Last week one of our candidates that was hired two weeks ago and was supposed to start their new job this Monday, but was called and told that the position had been eliminated and they no longer had an opening within the department. The candidate was devastated and then furious.
When sudden job elimination occurs, we have nothing but empathy given the stress and the disappointment experienced.
But like my five-year-old granddaughter told us this weekend, “life isn’t fair” (not bad for a five-year-old). Given a search for a job, like life, is not fair no one can prevent this kind of thing from happening. Therefore, when given an extended start date, candidates must be the more cautious.
One thing a job seeker can do is to continue to interview, even after accepting a job, until the actual start date.
I’d like to say this kind of thing never used to happen, but it always has. It doesn’t happen all that often, but it is devastating when it does. Businesses expand and contract more these days than ever before. For instance, when I got in this profession in 1973 the average company in the United States was 59 years old. Today the average company is 6.8 years old.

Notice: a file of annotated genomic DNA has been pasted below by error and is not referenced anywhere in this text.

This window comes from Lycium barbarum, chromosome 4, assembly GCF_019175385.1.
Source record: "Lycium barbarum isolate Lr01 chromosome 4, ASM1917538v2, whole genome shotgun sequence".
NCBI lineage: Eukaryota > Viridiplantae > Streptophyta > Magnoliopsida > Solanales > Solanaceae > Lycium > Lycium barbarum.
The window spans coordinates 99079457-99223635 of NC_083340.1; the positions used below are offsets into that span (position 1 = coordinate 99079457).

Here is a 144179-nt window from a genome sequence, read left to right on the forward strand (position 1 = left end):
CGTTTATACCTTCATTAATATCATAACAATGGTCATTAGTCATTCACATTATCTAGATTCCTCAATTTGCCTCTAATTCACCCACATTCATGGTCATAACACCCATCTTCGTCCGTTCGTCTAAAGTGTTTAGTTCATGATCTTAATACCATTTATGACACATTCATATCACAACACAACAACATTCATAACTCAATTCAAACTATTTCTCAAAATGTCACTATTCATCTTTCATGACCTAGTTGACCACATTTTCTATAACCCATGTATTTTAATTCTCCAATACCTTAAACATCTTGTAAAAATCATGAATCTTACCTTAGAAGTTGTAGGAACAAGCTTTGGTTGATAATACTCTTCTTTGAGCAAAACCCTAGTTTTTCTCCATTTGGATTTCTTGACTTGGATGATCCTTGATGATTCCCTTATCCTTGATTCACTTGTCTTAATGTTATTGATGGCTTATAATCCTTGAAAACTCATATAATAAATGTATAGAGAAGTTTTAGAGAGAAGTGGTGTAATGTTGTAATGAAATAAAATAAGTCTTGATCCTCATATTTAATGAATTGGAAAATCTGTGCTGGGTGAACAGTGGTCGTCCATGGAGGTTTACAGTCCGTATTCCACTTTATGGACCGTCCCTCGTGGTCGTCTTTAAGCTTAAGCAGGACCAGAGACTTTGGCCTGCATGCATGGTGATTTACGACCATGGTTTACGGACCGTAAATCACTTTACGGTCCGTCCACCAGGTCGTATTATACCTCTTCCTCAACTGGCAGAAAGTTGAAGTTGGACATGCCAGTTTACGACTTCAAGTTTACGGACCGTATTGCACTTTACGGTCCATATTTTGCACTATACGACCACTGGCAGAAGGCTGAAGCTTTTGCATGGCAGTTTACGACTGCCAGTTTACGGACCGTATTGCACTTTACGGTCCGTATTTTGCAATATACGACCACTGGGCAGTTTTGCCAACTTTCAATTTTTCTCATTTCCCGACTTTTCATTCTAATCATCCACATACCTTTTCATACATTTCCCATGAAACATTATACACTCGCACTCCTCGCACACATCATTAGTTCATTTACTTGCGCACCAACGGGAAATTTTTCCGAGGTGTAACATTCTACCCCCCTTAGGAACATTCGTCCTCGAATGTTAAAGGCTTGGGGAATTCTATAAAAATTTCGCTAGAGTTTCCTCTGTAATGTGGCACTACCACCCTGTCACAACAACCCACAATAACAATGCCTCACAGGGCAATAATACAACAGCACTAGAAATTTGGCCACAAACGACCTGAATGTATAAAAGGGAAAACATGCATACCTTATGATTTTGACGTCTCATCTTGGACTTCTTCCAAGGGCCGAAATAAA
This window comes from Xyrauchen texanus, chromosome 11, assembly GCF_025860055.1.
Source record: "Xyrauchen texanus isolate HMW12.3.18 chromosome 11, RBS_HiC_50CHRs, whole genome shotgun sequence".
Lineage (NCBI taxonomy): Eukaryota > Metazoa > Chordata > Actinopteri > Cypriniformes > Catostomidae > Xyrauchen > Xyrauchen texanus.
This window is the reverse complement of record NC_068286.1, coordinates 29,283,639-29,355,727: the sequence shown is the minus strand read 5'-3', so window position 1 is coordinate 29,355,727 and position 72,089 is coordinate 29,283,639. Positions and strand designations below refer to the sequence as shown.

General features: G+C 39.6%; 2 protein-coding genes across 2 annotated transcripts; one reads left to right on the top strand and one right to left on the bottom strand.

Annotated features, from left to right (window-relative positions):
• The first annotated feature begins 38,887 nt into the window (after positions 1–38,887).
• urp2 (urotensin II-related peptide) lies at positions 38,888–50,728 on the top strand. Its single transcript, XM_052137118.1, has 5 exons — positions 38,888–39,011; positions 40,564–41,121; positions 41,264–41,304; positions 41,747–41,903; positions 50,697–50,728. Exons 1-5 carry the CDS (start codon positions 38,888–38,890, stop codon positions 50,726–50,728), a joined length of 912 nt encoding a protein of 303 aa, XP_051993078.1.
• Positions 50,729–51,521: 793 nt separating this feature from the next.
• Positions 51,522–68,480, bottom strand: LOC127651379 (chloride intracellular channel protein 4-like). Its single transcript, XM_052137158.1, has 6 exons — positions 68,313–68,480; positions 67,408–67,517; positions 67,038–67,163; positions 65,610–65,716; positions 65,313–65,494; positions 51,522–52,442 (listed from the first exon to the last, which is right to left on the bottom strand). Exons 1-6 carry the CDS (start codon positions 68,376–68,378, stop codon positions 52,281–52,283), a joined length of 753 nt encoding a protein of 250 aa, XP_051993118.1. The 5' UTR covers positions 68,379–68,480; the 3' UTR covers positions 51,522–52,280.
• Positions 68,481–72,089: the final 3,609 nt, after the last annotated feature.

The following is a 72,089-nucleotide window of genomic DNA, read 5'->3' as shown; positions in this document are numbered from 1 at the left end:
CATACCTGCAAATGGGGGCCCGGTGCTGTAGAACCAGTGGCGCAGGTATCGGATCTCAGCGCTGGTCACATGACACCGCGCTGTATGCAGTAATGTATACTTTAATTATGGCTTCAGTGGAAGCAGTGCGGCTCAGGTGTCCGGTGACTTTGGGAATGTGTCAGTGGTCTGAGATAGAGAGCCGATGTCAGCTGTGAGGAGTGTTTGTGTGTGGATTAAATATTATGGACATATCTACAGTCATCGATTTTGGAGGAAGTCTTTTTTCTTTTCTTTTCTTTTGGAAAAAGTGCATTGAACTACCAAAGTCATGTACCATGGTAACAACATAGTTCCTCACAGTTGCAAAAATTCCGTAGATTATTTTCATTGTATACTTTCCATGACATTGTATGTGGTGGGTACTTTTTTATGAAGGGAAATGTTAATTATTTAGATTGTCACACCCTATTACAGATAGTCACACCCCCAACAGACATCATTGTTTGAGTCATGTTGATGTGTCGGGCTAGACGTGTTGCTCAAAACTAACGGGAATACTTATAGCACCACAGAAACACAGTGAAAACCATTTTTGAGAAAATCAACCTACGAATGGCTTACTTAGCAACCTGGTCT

It’s not that a person can’t “trust” other people. It has nothing to do with trust. Most times, hiring authorities are sincere about offers extended to candidates. Who would go to the trouble of interviewing and trying to hire someone knowing that the job really isn’t going to come through? Many hiring authorities are caught off guard when a position is eliminated, in which they just filled. However, they obviously do not have a choice in the matter must face the embarrassment of informing the applicant.
The message is clear. Keep on interviewing until you actually show up for the job, while not ideal it is the best practice in such a turbulent market.